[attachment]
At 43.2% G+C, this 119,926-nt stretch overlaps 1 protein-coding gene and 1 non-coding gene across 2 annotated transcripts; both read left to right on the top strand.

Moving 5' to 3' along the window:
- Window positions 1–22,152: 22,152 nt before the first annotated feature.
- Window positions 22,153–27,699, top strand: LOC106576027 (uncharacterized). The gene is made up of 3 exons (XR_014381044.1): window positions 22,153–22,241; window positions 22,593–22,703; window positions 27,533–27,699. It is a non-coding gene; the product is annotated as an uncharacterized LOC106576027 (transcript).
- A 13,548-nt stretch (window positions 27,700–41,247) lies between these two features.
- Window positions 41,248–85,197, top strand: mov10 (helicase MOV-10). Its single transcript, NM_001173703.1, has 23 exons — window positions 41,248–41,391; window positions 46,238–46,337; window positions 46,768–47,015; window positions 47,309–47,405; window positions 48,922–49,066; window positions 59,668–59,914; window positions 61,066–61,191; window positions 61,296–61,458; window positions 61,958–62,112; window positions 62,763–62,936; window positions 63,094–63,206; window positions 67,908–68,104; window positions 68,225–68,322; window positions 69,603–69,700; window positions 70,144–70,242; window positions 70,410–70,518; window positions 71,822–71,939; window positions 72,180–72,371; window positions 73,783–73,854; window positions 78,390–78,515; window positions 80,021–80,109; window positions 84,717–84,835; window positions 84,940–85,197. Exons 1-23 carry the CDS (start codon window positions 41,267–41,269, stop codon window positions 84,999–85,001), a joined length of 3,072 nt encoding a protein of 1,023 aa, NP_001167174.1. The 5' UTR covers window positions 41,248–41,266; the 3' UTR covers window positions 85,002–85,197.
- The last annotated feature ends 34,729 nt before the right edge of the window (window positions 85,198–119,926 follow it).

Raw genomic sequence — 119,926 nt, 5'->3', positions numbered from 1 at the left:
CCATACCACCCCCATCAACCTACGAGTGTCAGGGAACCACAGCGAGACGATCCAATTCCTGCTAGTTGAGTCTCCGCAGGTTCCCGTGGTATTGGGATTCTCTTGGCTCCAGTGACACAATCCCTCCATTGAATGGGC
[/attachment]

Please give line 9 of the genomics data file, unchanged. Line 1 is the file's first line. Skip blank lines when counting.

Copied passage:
CCATACCACCCCCATCAACCTACGAGTGTCAGGGAACCACAGCGAGACGATCCAATTCCTGCTAGTTGAGTCTCCGCAGGTTCCCGTGGTATTGGGATTCTCTTGGCTCCAGTGACACAATCCCTCCATTGAATGGGC